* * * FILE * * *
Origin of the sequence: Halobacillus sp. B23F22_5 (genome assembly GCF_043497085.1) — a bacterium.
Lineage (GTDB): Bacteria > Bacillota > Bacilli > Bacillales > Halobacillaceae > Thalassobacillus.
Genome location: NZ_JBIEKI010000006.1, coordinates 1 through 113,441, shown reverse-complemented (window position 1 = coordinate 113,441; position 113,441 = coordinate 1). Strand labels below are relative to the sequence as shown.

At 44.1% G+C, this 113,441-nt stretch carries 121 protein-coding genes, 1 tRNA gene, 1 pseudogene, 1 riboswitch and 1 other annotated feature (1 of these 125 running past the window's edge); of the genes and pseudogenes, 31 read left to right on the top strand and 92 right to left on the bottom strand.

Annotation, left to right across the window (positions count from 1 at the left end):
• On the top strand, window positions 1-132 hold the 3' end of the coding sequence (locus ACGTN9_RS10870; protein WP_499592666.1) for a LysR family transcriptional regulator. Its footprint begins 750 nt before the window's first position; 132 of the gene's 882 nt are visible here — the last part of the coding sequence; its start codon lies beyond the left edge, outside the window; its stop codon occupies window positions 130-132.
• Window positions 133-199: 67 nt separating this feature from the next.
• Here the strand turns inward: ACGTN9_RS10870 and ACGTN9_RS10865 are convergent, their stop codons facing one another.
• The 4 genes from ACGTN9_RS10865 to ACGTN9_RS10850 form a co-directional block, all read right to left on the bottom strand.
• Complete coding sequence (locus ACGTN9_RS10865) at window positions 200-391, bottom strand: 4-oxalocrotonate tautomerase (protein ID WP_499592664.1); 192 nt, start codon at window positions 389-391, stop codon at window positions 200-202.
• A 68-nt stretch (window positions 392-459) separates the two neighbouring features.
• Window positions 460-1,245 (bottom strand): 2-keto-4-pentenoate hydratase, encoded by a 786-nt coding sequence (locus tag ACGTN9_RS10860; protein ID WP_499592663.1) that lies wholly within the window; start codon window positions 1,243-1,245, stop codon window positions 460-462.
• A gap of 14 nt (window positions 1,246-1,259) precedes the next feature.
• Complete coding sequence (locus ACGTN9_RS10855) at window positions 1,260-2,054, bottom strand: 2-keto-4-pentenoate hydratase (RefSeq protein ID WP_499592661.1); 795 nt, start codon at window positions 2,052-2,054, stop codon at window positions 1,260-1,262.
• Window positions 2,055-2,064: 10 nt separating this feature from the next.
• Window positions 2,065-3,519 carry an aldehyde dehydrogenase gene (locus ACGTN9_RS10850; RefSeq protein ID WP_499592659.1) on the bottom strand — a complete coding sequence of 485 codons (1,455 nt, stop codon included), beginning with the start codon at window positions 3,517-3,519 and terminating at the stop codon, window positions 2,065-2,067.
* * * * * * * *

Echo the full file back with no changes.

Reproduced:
Origin of the sequence: Halobacillus sp. B23F22_5 (genome assembly GCF_043497085.1) — a bacterium.
Lineage (GTDB): Bacteria > Bacillota > Bacilli > Bacillales > Halobacillaceae > Thalassobacillus.
Genome location: NZ_JBIEKI010000006.1, coordinates 1 through 113,441, shown reverse-complemented (window position 1 = coordinate 113,441; position 113,441 = coordinate 1). Strand labels below are relative to the sequence as shown.

At 44.1% G+C, this 113,441-nt stretch carries 121 protein-coding genes, 1 tRNA gene, 1 pseudogene, 1 riboswitch and 1 other annotated feature (1 of these 125 running past the window's edge); of the genes and pseudogenes, 31 read left to right on the top strand and 92 right to left on the bottom strand.

Annotation, left to right across the window (positions count from 1 at the left end):
• On the top strand, window positions 1-132 hold the 3' end of the coding sequence (locus ACGTN9_RS10870; protein WP_499592666.1) for a LysR family transcriptional regulator. Its footprint begins 750 nt before the window's first position; 132 of the gene's 882 nt are visible here — the last part of the coding sequence; its start codon lies beyond the left edge, outside the window; its stop codon occupies window positions 130-132.
• Window positions 133-199: 67 nt separating this feature from the next.
• Here the strand turns inward: ACGTN9_RS10870 and ACGTN9_RS10865 are convergent, their stop codons facing one another.
• The 4 genes from ACGTN9_RS10865 to ACGTN9_RS10850 form a co-directional block, all read right to left on the bottom strand.
• Complete coding sequence (locus ACGTN9_RS10865) at window positions 200-391, bottom strand: 4-oxalocrotonate tautomerase (protein ID WP_499592664.1); 192 nt, start codon at window positions 389-391, stop codon at window positions 200-202.
• A 68-nt stretch (window positions 392-459) separates the two neighbouring features.
• Window positions 460-1,245 (bottom strand): 2-keto-4-pentenoate hydratase, encoded by a 786-nt coding sequence (locus tag ACGTN9_RS10860; protein ID WP_499592663.1) that lies wholly within the window; start codon window positions 1,243-1,245, stop codon window positions 460-462.
• A gap of 14 nt (window positions 1,246-1,259) precedes the next feature.
• Complete coding sequence (locus ACGTN9_RS10855) at window positions 1,260-2,054, bottom strand: 2-keto-4-pentenoate hydratase (RefSeq protein ID WP_499592661.1); 795 nt, start codon at window positions 2,052-2,054, stop codon at window positions 1,260-1,262.
• Window positions 2,055-2,064: 10 nt separating this feature from the next.
• Window positions 2,065-3,519 carry an aldehyde dehydrogenase gene (locus ACGTN9_RS10850; RefSeq protein ID WP_499592659.1) on the bottom strand — a complete coding sequence of 485 codons (1,455 nt, stop codon included), beginning with the start codon at window positions 3,517-3,519 and terminating at the stop codon, window positions 2,065-2,067.